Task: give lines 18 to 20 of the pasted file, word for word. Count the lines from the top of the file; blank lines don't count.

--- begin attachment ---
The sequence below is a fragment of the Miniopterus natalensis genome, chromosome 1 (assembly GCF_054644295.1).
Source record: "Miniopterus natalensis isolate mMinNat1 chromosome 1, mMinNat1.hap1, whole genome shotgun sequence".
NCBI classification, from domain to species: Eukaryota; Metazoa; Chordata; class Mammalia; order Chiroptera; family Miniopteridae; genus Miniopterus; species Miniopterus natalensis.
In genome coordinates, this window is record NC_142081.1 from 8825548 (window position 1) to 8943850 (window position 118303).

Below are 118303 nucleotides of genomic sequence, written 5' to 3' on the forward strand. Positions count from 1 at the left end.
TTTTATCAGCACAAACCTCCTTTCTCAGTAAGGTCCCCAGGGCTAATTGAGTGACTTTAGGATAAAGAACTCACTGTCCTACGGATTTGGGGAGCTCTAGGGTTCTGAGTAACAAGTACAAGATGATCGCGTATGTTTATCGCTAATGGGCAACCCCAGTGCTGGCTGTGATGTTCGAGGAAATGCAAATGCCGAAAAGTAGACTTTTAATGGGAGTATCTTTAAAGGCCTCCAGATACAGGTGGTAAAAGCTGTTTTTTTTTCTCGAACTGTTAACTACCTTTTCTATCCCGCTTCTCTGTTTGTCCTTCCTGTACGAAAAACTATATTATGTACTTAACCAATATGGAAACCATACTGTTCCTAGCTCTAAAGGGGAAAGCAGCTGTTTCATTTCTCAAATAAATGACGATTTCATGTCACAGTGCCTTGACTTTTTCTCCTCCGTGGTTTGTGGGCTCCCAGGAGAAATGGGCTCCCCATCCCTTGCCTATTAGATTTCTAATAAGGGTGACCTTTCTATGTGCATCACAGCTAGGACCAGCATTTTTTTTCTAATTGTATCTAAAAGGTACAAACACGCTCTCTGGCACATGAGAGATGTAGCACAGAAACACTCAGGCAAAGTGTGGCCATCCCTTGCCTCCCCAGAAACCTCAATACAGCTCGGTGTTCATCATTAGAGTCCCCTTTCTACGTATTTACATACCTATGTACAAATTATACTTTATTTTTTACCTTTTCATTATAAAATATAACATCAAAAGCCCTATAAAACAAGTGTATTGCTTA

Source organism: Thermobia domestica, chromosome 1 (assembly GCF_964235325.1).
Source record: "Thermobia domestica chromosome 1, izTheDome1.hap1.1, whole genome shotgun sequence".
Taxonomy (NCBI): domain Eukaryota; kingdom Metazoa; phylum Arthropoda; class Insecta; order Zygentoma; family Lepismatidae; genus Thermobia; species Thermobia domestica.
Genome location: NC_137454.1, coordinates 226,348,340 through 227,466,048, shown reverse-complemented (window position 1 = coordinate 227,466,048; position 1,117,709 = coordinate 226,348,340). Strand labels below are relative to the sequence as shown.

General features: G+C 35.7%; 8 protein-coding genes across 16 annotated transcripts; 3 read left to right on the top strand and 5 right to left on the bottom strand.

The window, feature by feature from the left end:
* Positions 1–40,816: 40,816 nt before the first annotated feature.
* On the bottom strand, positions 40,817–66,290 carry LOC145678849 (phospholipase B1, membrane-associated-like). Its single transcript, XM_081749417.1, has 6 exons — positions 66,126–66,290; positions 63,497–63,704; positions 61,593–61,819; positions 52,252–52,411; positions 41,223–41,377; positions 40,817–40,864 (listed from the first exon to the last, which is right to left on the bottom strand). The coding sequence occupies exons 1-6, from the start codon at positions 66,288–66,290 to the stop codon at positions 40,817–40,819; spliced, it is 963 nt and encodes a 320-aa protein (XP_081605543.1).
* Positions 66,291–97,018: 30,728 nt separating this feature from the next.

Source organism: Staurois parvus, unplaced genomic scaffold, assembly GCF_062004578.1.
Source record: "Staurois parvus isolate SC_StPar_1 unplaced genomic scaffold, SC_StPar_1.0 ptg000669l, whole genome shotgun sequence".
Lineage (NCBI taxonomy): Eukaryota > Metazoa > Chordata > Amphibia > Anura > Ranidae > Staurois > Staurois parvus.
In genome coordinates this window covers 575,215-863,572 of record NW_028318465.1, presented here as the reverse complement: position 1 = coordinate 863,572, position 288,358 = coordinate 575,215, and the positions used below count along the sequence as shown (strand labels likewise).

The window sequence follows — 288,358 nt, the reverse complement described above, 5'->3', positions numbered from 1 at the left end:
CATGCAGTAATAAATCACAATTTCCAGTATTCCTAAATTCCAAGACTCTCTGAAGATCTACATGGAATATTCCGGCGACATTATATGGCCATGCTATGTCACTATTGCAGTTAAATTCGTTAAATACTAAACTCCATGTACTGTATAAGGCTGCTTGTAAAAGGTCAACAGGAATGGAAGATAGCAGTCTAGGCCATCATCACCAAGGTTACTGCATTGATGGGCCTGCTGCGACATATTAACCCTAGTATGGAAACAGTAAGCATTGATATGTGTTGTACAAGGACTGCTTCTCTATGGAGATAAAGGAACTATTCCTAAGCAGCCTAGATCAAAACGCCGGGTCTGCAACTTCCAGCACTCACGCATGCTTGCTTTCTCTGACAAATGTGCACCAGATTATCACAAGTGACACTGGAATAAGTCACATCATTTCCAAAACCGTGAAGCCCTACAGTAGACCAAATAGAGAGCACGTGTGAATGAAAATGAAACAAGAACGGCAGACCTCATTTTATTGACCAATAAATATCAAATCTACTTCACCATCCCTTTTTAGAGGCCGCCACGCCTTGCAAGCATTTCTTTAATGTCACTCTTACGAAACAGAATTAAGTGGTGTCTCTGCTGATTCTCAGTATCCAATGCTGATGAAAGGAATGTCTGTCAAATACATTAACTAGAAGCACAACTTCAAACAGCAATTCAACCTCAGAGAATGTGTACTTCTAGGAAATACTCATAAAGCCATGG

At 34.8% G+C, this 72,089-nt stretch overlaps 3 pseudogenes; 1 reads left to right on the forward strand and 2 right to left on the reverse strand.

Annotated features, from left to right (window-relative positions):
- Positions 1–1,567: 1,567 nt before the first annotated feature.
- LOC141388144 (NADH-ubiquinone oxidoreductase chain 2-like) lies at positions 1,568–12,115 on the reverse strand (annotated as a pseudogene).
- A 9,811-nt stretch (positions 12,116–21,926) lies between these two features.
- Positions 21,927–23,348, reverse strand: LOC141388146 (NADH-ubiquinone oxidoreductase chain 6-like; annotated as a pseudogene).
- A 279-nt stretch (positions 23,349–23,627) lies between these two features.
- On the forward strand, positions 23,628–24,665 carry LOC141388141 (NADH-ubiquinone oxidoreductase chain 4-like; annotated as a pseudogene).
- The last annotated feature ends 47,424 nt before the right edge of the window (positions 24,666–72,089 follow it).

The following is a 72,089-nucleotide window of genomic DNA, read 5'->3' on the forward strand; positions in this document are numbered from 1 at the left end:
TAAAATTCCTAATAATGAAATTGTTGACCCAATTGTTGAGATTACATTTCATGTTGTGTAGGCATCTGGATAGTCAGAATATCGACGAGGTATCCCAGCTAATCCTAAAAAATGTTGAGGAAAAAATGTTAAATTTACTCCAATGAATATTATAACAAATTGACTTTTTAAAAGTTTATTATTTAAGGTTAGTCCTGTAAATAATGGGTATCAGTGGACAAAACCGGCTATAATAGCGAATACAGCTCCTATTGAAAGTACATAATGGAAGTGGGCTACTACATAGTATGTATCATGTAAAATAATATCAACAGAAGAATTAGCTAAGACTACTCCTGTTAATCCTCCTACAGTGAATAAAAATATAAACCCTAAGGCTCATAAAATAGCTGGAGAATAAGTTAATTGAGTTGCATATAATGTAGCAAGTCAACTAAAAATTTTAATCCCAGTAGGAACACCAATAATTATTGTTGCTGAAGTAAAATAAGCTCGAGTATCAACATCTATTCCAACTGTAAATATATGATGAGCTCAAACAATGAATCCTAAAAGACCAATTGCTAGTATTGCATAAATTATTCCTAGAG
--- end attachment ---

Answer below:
Lineage (NCBI taxonomy): Eukaryota > Metazoa > Chordata > Amphibia > Anura > Ranidae > Staurois > Staurois parvus.
In genome coordinates this window covers 575,215-863,572 of record NW_028318465.1, presented here as the reverse complement: position 1 = coordinate 863,572, position 288,358 = coordinate 575,215, and the positions used below count along the sequence as shown (strand labels likewise).

The window sequence follows — 288,358 nt, the reverse complement described above, 5'->3', positions numbered from 1 at the left end: